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A critical appraisal of intraoperative frozen section analysis of ovarian tumors: A 3-year review of accuracy and clinicopathological correlation at a tertiary care center

1 Department of Pathology, ESIC Medical College and Hospital, Faridabad, Haryana, India
2 Department of Obstetrics and Gynaecology, ESIC Medical College and Hospital, Faridabad, Haryana, India

Correspondence Address:
Charu Agarwal,
Department of Pathology, ESIC Medical College and Hospital, Faridabad, Haryana
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Source of Support: None, Conflict of Interest: None

DOI: 10.4103/jmau.jmau_3_22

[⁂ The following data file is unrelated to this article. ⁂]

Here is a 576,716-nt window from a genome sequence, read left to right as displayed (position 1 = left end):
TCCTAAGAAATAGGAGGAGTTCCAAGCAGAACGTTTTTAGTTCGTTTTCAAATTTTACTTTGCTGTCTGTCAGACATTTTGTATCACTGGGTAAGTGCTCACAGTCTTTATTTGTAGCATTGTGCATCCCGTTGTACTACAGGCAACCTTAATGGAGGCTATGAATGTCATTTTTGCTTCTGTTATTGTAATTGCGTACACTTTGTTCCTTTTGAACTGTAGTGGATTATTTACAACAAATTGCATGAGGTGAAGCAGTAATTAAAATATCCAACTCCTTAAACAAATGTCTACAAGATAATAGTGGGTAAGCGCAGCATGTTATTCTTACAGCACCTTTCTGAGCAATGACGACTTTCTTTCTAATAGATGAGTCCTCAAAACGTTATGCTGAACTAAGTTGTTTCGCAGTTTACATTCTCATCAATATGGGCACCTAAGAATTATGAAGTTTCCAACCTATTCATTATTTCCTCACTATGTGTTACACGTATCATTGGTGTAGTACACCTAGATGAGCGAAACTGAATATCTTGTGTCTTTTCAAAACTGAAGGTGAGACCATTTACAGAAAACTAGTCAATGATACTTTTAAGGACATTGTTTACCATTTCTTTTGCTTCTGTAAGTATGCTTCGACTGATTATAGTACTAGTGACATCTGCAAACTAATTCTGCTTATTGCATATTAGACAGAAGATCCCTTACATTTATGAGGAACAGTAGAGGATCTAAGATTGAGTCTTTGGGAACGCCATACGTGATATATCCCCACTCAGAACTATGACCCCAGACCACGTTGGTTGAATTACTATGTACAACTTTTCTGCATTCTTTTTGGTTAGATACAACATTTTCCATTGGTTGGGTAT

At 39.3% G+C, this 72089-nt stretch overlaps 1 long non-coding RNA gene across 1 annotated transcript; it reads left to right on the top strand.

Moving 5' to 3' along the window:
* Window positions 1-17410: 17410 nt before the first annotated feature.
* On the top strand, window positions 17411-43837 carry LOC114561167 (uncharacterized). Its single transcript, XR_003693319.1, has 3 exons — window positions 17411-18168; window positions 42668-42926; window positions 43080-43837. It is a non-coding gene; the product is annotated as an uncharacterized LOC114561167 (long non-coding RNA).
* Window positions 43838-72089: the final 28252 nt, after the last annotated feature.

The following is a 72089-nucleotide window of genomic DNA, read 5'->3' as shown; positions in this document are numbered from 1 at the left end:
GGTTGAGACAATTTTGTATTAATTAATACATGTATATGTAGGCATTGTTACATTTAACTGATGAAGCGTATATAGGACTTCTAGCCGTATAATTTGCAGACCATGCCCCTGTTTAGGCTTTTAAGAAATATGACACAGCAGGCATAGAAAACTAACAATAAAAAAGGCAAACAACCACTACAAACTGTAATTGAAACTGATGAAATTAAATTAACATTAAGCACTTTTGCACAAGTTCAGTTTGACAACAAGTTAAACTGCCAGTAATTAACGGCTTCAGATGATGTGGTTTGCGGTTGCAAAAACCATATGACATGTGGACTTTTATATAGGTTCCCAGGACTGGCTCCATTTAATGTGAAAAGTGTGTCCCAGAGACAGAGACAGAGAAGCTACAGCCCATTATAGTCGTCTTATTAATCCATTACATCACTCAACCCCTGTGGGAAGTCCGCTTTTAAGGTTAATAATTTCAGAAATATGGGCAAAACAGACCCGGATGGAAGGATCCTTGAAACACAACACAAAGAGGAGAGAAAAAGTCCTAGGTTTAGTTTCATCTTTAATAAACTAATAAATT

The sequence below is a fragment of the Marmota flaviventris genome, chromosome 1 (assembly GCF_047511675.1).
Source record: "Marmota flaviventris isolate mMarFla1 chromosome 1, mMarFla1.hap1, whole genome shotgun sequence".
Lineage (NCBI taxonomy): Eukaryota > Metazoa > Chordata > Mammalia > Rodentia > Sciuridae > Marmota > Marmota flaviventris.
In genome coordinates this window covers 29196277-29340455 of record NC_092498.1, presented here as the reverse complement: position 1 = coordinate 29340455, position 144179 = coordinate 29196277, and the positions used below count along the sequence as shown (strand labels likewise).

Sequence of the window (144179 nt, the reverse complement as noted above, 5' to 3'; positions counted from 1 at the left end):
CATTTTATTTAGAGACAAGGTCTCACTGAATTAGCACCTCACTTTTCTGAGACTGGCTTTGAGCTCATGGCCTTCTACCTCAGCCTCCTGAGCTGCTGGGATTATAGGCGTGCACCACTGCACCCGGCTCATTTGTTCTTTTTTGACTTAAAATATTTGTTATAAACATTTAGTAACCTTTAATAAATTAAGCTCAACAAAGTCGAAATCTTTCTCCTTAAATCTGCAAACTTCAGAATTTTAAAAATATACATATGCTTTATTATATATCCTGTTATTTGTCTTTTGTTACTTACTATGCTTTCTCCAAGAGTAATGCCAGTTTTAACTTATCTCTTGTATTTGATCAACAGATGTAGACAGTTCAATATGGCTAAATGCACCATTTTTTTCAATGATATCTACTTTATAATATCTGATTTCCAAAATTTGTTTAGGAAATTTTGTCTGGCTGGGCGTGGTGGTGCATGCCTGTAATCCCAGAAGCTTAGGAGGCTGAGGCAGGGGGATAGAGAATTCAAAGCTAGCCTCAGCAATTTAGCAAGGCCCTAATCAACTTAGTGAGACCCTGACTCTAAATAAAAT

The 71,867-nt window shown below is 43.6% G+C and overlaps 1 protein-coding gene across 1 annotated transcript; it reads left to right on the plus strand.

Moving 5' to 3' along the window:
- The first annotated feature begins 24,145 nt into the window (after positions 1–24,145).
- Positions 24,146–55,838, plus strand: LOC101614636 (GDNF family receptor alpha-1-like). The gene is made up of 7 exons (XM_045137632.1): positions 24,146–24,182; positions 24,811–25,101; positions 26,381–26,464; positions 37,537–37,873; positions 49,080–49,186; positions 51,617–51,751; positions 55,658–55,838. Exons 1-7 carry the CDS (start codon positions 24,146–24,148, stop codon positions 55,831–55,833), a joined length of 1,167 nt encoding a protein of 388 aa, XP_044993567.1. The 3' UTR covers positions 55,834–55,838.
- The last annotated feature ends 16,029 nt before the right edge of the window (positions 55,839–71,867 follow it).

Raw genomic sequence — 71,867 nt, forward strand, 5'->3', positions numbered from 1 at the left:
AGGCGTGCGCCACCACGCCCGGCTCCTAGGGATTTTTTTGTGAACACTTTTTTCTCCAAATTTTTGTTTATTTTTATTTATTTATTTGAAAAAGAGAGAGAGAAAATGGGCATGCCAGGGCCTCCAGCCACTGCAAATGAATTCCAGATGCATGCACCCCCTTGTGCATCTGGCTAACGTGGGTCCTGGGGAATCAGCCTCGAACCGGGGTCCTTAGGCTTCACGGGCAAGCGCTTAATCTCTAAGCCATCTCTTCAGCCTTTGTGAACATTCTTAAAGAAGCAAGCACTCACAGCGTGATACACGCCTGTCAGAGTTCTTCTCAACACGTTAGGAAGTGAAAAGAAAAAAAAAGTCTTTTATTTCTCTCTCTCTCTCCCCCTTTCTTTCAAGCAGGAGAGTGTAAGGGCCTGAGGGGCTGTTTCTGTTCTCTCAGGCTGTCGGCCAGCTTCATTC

Background: Intraoperative frozen section (IFS) plays a pivotal role in arriving at a diagnosis and guiding toward appropriate surgical management as there is a lack of effective ovarian cancer screening methods. Considering histopathology as the gold standard, the current study was conducted to examine the accuracy of frozen section in ovarian tumors. Materials and Methods: A prospective analysis was conducted on 52 cases of IFS of ovarian masses over 3 years (April 2018 to March 2021). Frozen section and permanent paraffin section reports were compared, and overall sensitivity, specificity, positive predictive value (PPV), negative predictive value (NPV), and diagnostic accuracy were calculated. The role of various clinicopathological parameters in predicting ovarian malignancy was also evaluated. Results: The study group included 42 benign, 3 borderline, and 7 malignant tumors, with surface epithelial tumors being the most frequent. Discordance between IFS and histopathological diagnosis was observed in two cases. We observed a high sensitivity (90%), specificity (97%), PPV (90%), NPV (97%), and accuracy (94%) for frozen section of ovarian tumors. CA-125 (P = 0.007) and menopausal status (P = 0.05) emerged as significant for predicting malignancy statistically. Conclusion: Intraoperative frozen represents that section envisages pathologic examination in a time-bound manner and promotes fruitful communication between clinicians and pathologists, so that appropriate information is shared to curtail errors. Despite the small sample size, this study reiterates that frozen section serves as an effective diagnostic tool for intraoperative evaluation of ovarian masses when utilized judiciously by pathologists and surgeons as the advantages surpass the limitations.

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